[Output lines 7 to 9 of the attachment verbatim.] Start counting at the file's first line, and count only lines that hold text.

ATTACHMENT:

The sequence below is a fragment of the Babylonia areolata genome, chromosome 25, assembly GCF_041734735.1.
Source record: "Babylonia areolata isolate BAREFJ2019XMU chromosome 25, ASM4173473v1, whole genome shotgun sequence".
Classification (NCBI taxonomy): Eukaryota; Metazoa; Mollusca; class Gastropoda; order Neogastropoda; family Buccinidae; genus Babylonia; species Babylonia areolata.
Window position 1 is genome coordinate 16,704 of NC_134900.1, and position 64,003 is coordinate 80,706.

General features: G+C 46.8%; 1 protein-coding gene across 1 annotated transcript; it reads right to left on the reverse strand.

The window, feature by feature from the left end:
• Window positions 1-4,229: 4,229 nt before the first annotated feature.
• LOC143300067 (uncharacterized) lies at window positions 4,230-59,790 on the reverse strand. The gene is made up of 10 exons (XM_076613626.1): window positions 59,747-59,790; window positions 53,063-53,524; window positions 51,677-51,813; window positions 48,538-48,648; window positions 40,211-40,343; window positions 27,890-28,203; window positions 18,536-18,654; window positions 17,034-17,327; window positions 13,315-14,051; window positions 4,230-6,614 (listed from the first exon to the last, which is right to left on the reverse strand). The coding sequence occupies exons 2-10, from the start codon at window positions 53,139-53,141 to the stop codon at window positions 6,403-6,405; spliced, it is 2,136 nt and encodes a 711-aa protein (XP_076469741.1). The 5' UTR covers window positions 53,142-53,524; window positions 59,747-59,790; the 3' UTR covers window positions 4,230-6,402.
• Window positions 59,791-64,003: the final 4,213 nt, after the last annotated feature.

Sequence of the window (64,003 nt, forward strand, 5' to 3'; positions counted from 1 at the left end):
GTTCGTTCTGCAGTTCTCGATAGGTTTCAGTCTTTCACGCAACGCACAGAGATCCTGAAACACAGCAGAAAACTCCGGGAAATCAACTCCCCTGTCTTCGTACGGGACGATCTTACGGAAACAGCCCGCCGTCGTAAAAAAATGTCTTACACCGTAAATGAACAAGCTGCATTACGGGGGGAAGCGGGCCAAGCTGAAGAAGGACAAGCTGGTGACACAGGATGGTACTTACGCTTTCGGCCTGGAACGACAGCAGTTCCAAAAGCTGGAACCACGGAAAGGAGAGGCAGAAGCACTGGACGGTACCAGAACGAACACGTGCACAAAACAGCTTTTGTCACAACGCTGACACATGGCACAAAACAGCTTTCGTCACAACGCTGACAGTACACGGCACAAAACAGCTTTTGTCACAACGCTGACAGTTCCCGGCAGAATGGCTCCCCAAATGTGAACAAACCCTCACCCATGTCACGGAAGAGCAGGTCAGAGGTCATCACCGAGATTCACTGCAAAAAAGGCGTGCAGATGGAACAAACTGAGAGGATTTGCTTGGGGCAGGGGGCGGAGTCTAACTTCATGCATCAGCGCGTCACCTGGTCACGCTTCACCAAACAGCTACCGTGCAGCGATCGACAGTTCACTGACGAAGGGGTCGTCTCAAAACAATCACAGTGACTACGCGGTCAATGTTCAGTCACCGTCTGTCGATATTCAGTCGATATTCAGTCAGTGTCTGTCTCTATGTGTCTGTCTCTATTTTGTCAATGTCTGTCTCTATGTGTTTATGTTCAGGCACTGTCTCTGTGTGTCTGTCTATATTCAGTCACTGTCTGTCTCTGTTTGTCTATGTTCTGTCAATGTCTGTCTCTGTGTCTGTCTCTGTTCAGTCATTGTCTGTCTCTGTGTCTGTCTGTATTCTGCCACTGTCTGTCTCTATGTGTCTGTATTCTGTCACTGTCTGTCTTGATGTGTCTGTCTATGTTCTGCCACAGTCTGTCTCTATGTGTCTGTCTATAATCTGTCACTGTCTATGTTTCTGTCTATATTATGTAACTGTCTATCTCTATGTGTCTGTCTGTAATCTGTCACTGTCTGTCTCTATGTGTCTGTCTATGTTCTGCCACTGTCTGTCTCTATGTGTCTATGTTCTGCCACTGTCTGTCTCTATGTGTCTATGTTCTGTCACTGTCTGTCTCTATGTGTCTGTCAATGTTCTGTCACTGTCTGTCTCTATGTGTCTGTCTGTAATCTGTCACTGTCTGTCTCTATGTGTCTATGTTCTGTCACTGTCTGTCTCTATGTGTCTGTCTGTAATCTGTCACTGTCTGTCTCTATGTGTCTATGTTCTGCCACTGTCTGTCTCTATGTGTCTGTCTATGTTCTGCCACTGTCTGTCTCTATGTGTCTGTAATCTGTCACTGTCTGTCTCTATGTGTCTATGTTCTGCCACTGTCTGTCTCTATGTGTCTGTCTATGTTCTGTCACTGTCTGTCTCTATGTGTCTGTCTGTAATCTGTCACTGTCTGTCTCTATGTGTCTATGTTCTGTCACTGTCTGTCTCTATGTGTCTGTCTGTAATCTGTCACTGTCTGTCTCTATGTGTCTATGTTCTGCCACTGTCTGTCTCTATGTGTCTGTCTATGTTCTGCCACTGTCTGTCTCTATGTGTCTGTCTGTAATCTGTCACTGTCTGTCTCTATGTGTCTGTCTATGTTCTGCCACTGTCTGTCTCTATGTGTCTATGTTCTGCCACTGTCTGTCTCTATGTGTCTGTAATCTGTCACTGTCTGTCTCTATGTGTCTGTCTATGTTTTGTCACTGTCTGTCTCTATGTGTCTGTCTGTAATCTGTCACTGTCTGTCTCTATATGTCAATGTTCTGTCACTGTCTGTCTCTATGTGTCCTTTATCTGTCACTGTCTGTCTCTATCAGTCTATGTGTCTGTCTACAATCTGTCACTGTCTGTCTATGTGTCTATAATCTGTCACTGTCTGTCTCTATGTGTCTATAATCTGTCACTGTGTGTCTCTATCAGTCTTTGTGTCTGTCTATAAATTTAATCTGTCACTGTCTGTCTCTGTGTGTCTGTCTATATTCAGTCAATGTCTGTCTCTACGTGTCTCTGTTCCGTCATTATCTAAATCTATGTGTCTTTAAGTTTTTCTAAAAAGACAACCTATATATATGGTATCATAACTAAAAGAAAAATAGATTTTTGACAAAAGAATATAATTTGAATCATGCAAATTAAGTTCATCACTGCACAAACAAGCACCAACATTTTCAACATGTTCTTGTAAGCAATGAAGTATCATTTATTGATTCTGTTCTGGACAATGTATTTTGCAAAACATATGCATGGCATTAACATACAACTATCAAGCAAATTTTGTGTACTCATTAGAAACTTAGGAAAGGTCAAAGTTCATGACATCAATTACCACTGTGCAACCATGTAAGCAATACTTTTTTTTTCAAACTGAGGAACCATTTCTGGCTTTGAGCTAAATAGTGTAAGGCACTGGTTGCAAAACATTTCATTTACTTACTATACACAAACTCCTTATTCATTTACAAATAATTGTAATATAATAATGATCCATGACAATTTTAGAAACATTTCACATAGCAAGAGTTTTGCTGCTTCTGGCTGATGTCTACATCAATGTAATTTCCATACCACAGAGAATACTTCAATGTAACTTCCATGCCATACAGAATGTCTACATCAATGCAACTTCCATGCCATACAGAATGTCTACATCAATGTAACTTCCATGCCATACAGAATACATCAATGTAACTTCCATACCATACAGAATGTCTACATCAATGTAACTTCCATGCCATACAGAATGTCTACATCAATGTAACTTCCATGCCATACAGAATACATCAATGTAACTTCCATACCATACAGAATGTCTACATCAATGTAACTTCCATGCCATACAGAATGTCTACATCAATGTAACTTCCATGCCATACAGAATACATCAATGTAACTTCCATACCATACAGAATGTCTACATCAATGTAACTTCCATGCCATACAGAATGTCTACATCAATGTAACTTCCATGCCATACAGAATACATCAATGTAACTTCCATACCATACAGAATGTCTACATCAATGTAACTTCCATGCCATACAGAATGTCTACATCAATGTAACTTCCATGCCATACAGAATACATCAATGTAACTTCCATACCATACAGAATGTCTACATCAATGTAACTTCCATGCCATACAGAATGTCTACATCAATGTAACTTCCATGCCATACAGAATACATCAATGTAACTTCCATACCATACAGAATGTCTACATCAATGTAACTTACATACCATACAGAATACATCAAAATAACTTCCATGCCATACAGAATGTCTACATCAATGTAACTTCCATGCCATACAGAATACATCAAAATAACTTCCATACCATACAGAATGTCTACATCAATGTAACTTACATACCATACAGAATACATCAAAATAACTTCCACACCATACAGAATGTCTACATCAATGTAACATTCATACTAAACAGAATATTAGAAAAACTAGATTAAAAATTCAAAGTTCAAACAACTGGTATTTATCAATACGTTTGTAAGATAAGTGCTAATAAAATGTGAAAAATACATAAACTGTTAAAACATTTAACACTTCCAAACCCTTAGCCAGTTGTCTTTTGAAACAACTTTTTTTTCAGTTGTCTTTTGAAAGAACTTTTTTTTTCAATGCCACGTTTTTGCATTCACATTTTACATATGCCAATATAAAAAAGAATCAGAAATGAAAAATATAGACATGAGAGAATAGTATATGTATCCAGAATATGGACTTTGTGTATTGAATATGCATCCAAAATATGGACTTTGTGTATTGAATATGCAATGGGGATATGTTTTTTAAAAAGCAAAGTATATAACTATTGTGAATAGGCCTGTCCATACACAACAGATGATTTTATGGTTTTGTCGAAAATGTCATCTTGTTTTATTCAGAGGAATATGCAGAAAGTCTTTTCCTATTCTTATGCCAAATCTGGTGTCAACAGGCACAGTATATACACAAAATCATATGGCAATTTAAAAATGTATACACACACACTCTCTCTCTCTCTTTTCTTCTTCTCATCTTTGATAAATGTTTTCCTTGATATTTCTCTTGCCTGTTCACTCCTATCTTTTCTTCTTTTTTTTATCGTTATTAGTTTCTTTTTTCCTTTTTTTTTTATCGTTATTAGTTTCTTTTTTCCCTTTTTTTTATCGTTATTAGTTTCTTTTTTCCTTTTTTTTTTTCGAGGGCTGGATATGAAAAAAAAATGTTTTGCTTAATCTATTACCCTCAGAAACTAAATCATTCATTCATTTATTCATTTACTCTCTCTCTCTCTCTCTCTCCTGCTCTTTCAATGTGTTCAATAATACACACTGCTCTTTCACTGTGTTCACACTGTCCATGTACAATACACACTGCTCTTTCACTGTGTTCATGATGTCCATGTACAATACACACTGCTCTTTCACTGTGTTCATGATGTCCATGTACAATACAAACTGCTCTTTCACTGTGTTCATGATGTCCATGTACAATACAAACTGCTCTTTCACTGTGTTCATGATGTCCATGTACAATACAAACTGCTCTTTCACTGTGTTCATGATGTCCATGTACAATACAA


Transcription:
• Window positions 1-4,229: 4,229 nt before the first annotated feature.
• LOC143300067 (uncharacterized) lies at window positions 4,230-59,790 on the reverse strand. The gene is made up of 10 exons (XM_076613626.1): window positions 59,747-59,790; window positions 53,063-53,524; window positions 51,677-51,813; window positions 48,538-48,648; window positions 40,211-40,343; window positions 27,890-28,203; window positions 18,536-18,654; window positions 17,034-17,327; window positions 13,315-14,051; window positions 4,230-6,614 (listed from the first exon to the last, which is right to left on the reverse strand). The coding sequence occupies exons 2-10, from the start codon at window positions 53,139-53,141 to the stop codon at window positions 6,403-6,405; spliced, it is 2,136 nt and encodes a 711-aa protein (XP_076469741.1). The 5' UTR covers window positions 53,142-53,524; window positions 59,747-59,790; the 3' UTR covers window positions 4,230-6,402.
• Window positions 59,791-64,003: the final 4,213 nt, after the last annotated feature.